The demand for new homes remained strong in 2020 but the number of homes built has significantly slowed down due to a lack of material, causing a growing gap between supply and demand. The average price of lumber has surged more than 170% since April, reaching a record high of over $800 per thousand board feet and boosting prices of new single-family homes by $16,000.
This isn’t the first time the nation has faced a lumber shortage. But the pandemic has been keeping everyone at home and buyer interest has been increasing in the suburbs, exurbs and small towns. Because of the spike in demand paired with the recent decline in available domestic lumber, there has actually been a delay in finishing homebuilding projects, with November seeing a decline in new home sales by 11%.
As new home projects take longer to complete and are harder to sell, builders are starting to consider other materials such as recycled material and prefabricated mass timber, providing builders a greener, more durable and cost-effective alternative to concrete and steel. Builders have also started to renegotiate contracts to include escalation clauses so customers are responsible for any additional or fluctuating costs. 81% of builders have also started raising their base price in mid-December compared to the month before.
Buyers are also trying to alleviate the affordability gap by looking to build in high-risk counties. Of the 13% of counties most-at-risk, six are among the top 10% fastest-growing counties in the country.
For homeowners, this increased price in lumber could also contribute to an increase in home insurance premiums in two ways: renovations and replacement. Due to stay-at-home orders, 62% of homeowners were planning a home renovation or maintenance project in 2020 with residential construction spending reaching 16.1% higher than a year ago. They were also spending $250 more on lumber-related DIY home projects just from going to the hardware store.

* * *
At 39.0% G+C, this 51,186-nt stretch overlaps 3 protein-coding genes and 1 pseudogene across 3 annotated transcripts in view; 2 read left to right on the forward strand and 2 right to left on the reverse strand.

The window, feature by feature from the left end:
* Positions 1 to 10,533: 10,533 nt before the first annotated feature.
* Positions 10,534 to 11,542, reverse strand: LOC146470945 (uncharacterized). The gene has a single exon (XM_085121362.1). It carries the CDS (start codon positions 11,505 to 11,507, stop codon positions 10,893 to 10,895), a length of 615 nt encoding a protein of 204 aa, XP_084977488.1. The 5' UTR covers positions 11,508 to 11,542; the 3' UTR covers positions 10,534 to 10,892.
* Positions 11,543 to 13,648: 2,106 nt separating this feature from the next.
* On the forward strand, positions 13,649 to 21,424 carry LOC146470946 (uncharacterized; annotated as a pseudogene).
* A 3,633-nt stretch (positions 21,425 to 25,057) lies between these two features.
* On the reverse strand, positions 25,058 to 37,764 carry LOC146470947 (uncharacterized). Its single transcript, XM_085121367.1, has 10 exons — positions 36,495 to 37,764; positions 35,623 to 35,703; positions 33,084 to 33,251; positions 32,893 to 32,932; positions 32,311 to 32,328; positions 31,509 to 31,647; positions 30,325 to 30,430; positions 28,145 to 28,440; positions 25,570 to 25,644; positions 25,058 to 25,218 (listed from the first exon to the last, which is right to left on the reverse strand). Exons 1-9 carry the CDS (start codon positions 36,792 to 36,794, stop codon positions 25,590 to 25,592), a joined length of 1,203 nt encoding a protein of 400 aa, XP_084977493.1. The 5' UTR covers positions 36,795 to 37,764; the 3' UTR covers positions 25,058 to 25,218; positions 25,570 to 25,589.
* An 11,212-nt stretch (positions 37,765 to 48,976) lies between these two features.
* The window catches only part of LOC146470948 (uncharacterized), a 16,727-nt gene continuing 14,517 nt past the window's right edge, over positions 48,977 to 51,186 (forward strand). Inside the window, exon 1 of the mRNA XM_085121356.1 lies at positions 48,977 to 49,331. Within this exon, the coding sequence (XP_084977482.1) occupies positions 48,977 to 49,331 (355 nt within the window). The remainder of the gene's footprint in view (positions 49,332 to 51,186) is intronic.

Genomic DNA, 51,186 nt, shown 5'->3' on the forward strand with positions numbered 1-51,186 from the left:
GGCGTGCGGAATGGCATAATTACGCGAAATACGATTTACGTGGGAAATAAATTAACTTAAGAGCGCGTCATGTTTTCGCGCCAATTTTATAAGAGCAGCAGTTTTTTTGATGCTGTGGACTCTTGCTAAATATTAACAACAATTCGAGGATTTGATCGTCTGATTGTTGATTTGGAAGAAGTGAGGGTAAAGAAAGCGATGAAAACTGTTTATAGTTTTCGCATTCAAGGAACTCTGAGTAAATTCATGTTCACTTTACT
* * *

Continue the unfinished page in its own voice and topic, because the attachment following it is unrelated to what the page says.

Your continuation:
While more renovations opens up the conversation for builders' risk insurance and updating home insurance policies to include any significant upgrades, a lumber shortage could also directly impact replacement costs when analyzing home insurance premiums. It’s also important to reconsider homeowners’ current coverage and determine if plans have room to absorb a spike in home repair costs or if it means the actual replacement material could change, especially when it comes to older homes.
On a national level, The U.S. Commerce Department is considering decreasing the Canadian soft lumber wood tariffs from 20% to 9% with the aim of increasing availability and provide builders with material en masse. NAHB also has submitted letters to the Commerce secretary, U.S. Trade Representative and the executive director of the U.S. Lumber Coalition to talk strategies on easing the market further. States like Oregon and Washington have also heavily pushed the popularization of mass timber, stating that it could relieve some of the pressure on the lumber market and quicken the pace of building new homes due to its engineered and lego-like nature.